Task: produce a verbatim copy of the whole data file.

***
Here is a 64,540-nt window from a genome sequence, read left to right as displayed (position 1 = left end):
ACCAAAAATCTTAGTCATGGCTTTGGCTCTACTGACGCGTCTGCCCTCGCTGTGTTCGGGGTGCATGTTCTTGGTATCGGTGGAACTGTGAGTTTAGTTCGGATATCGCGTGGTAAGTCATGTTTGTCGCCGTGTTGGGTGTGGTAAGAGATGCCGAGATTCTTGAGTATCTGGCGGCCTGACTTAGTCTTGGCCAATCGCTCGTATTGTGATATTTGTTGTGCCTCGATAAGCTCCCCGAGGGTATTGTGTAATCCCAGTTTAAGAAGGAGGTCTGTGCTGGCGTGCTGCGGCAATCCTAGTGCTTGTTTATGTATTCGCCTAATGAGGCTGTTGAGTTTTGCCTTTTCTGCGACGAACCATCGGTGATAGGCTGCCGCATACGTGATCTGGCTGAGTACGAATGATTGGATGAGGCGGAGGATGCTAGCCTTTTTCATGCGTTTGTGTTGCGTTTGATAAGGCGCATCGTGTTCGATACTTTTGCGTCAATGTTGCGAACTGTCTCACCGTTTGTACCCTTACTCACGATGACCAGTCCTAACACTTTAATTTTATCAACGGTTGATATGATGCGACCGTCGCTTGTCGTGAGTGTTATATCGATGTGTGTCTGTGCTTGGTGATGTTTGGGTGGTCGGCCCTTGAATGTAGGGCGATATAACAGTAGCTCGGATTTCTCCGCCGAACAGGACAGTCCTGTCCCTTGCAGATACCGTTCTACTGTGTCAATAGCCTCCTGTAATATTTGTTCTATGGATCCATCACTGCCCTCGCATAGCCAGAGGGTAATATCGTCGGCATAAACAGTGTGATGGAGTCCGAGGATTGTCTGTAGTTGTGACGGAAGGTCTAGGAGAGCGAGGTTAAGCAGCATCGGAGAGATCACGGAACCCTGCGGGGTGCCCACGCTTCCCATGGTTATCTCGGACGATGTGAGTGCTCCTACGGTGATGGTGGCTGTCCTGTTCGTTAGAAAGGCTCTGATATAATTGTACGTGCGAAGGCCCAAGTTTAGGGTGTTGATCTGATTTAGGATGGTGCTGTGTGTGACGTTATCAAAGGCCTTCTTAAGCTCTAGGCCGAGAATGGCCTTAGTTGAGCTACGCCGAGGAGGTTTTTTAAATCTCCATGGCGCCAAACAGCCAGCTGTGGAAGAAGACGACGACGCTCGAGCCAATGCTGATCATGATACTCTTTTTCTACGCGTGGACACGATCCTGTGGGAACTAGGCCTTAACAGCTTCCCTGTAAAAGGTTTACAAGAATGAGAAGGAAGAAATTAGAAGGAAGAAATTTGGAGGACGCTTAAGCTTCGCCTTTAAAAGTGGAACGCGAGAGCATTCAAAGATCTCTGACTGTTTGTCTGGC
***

Here is a 64,540-nt window from a genome sequence, read left to right as displayed (position 1 = left end):
ACCAAAAATCTTAGTCATGGCTTTGGCTCTACTGACGCGTCTGCCCTCGCTGTGTTCGGGGTGCATGTTCTTGGTATCGGTGGAACTGTGAGTTTAGTTCGGATATCGCGTGGTAAGTCATGTTTGTCGCCGTGTTGGGTGTGGTAAGAGATGCCGAGATTCTTGAGTATCTGGCGGCCTGACTTAGTCTTGGCCAATCGCTCGTATTGTGATATTTGTTGTGCCTCGATAAGCTCCCCGAGGGTATTGTGTAATCCCAGTTTAAGAAGGAGGTCTGTGCTGGCGTGCTGCGGCAATCCTAGTGCTTGTTTATGTATTCGCCTAATGAGGCTGTTGAGTTTTGCCTTTTCTGCGACGAACCATCGGTGATAGGCTGCCGCATACGTGATCTGGCTGAGTACGAATGATTGGATGAGGCGGAGGATGCTAGCCTTTTTCATGCGTTTGTGTTGCGTTTGATAAGGCGCATCGTGTTCGATACTTTTGCGTCAATGTTGCGAACTGTCTCACCGTTTGTACCCTTACTCACGATGACCAGTCCTAACACTTTAATTTTATCAACGGTTGATATGATGCGACCGTCGCTTGTCGTGAGTGTTATATCGATGTGTGTCTGTGCTTGGTGATGTTTGGGTGGTCGGCCCTTGAATGTAGGGCGATATAACAGTAGCTCGGATTTCTCCGCCGAACAGGACAGTCCTGTCCCTTGCAGATACCGTTCTACTGTGTCAATAGCCTCCTGTAATATTTGTTCTATGGATCCATCACTGCCCTCGCATAGCCAGAGGGTAATATCGTCGGCATAAACAGTGTGATGGAGTCCGAGGATTGTCTGTAGTTGTGACGGAAGGTCTAGGAGAGCGAGGTTAAGCAGCATCGGAGAGATCACGGAACCCTGCGGGGTGCCCACGCTTCCCATGGTTATCTCGGACGATGTGAGTGCTCCTACGGTGATGGTGGCTGTCCTGTTCGTTAGAAAGGCTCTGATATAATTGTACGTGCGAAGGCCCAAGTTTAGGGTGTTGATCTGATTTAGGATGGTGCTGTGTGTGACGTTATCAAAGGCCTTCTTAAGCTCTAGGCCGAGAATGGCCTTAGTTGAGCTACGCCGAGGAGGTTTTTTAAATCTCCATGGCGCCAAACAGCCAGCTGTGGAAGAAGACGACGACGCTCGAGCCAATGCTGATCATGATACTCTTTTTCTACGCGTGGACACGATCCTGTGGGAACTAGGCCTTAACAGCTTCCCTGTAAAAGGTTTACAAGAATGAGAAGGAAGAAATTAGAAGGAAGAAATTTGGAGGACGCTTAAGCTTCGCCTTTAAAAGTGGAACGCGAGAGCATTCAAAGATCTCTGACTGTTTGTCTGGC